By 1995 it was clear that some type of operational guidelines for strengthening these important second-tier small farmer organizations was desperately needed, and so FAO embarked on a field research programme aimed at identifying some of the key problems encountered at local level by group promoters in developing these organizations. Four in-depth case studies were launched in Indonesia, Nepal, Sri Lanka and Zambia, and the preliminary findings from those studies have now been analysed. Within each country, four operational SFGAs were studied, selected so as to form a representative sample of SFGAs in that country, and including both weak and strong SFGAs.
Though these studies have been useful in identifying many common problems in group association development, the sample is small and restricted to FAO and ex-FAO projects. The limited size of the sample does not permit valid extrapolation of results. Nevertheless, they provide a better understanding of how SFGAs operate, and analysis of the results led to the identification of indicative success indicators for potential sustainability. Although experience in this field is now much broader as a result of the studies, the findings of the FAO studies are not enough to provide a firm basis for development of a good manual on SFGA promotion.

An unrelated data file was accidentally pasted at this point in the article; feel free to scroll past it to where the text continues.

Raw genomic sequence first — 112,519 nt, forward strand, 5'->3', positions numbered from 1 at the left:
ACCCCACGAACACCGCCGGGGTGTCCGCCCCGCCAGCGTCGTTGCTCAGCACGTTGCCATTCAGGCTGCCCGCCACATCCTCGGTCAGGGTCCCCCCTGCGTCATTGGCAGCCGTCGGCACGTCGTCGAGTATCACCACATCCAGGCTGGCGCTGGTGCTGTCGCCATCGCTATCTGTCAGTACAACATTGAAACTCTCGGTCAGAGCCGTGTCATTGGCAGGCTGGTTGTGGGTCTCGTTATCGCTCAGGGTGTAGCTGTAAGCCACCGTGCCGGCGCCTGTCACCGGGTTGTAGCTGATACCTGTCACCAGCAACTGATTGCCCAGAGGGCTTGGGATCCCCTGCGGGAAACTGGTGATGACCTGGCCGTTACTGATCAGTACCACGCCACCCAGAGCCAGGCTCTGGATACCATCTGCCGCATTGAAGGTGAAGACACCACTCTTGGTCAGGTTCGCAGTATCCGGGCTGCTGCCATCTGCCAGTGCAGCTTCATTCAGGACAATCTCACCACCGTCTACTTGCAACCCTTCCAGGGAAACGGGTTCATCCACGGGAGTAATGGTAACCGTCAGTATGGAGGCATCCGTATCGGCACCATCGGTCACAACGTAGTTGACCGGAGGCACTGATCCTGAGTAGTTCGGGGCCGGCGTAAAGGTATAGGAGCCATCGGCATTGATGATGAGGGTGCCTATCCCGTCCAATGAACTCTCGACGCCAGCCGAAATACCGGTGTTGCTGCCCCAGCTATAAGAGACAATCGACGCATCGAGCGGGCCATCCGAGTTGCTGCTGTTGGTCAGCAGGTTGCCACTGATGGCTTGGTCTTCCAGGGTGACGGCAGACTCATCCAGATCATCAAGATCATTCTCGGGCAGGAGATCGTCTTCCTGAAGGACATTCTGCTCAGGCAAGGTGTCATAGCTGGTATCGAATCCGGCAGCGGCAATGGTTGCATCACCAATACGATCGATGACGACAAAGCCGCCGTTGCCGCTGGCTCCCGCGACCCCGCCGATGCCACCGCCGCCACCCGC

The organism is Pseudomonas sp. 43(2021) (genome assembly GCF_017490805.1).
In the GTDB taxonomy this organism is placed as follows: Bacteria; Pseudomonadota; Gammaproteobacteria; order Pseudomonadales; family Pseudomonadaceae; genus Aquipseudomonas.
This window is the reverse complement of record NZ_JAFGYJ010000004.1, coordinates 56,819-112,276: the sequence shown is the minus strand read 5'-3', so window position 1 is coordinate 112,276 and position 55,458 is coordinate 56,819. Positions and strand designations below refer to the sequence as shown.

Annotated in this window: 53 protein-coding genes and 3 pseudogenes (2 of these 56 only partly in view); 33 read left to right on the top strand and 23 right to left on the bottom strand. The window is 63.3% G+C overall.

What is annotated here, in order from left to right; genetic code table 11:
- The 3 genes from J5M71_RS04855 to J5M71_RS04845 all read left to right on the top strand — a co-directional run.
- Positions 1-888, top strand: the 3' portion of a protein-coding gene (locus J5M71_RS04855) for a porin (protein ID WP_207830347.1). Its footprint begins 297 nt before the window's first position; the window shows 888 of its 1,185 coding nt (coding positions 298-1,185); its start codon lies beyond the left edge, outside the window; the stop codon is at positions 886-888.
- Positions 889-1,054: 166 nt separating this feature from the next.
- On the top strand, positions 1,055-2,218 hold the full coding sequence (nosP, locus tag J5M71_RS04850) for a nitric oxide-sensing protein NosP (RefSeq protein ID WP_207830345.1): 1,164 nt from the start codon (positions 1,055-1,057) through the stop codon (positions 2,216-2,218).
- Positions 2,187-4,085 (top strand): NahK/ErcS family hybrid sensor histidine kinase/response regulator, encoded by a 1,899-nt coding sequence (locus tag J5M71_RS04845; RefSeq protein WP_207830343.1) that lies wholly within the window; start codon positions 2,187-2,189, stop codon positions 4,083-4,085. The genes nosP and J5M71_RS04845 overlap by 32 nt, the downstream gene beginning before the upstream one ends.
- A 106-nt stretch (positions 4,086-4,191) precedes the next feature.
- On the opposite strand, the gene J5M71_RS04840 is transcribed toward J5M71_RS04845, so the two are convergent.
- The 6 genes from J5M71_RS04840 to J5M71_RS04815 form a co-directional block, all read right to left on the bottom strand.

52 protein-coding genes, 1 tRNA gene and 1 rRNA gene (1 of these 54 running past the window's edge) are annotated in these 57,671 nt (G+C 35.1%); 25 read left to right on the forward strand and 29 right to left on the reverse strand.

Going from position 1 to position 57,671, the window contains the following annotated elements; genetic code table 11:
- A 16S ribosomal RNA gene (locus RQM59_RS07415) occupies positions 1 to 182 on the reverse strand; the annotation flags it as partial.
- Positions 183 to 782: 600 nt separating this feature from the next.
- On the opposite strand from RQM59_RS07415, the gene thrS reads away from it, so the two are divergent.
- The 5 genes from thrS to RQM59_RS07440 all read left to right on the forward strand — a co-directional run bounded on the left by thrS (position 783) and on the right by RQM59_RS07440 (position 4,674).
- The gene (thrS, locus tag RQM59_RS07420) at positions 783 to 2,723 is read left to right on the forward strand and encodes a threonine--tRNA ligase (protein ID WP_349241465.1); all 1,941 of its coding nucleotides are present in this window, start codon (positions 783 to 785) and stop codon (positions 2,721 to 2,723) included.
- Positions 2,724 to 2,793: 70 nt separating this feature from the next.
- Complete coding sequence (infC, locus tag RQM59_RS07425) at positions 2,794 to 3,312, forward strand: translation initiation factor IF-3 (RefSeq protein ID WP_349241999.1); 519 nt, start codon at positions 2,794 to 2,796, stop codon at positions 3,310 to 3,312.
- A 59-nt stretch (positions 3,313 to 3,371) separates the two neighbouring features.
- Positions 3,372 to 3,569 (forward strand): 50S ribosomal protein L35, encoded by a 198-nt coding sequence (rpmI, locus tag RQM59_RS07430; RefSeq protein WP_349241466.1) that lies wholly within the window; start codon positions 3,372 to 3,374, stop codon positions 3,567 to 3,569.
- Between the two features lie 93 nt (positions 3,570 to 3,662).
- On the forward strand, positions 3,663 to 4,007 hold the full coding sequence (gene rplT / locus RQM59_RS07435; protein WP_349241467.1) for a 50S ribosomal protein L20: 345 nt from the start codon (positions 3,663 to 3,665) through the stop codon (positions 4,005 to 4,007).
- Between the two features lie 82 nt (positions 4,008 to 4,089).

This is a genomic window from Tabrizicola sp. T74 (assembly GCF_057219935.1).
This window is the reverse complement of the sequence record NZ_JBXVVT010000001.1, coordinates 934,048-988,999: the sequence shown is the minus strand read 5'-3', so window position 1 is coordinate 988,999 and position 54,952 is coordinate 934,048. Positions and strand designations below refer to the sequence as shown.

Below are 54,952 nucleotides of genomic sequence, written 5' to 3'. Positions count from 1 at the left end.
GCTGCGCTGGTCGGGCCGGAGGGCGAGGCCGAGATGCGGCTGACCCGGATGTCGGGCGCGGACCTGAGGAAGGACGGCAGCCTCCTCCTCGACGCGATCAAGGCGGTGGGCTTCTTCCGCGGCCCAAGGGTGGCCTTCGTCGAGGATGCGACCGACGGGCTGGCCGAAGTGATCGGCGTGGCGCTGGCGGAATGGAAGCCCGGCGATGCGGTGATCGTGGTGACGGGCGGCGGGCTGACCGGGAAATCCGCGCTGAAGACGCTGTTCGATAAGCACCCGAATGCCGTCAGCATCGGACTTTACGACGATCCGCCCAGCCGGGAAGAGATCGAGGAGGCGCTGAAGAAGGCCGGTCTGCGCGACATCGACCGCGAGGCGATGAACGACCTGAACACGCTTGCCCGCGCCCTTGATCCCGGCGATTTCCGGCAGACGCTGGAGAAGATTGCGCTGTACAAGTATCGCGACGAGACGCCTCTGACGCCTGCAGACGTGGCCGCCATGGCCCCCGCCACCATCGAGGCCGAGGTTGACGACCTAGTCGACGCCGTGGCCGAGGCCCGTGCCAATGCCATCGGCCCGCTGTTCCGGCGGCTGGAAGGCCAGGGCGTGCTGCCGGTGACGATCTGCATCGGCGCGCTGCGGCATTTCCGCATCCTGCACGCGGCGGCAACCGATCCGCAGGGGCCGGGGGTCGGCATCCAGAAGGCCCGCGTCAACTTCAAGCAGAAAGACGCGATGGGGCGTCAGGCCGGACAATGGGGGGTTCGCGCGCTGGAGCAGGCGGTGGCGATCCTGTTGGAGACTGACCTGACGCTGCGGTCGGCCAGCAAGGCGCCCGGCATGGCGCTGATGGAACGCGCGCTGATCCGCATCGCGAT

Hence this E-mail conference has been set up to try and obtain a broader input that could form the starting point for the preparation of such a handbook on SFGA development.
The paper is designed to launch that debate and consists of a series of key questions on SFGA development, based on FAO's own experience, and refer to five aspects of SFGA development:
We are looking for answers to each of these questions, and for reactions to the topics implicit in each question. To start the argument, some preliminary comments of each question are given, based on FAO experience. These are from our experience and point-of-view, and we know that others will have different opinions. We wish to hear them and hear them discussed.
Upon completion of the conference, a synthesis Report-cum-Proceedings collating all the interventions will be prepared by the Conference Secretariat, and distributed to all participants.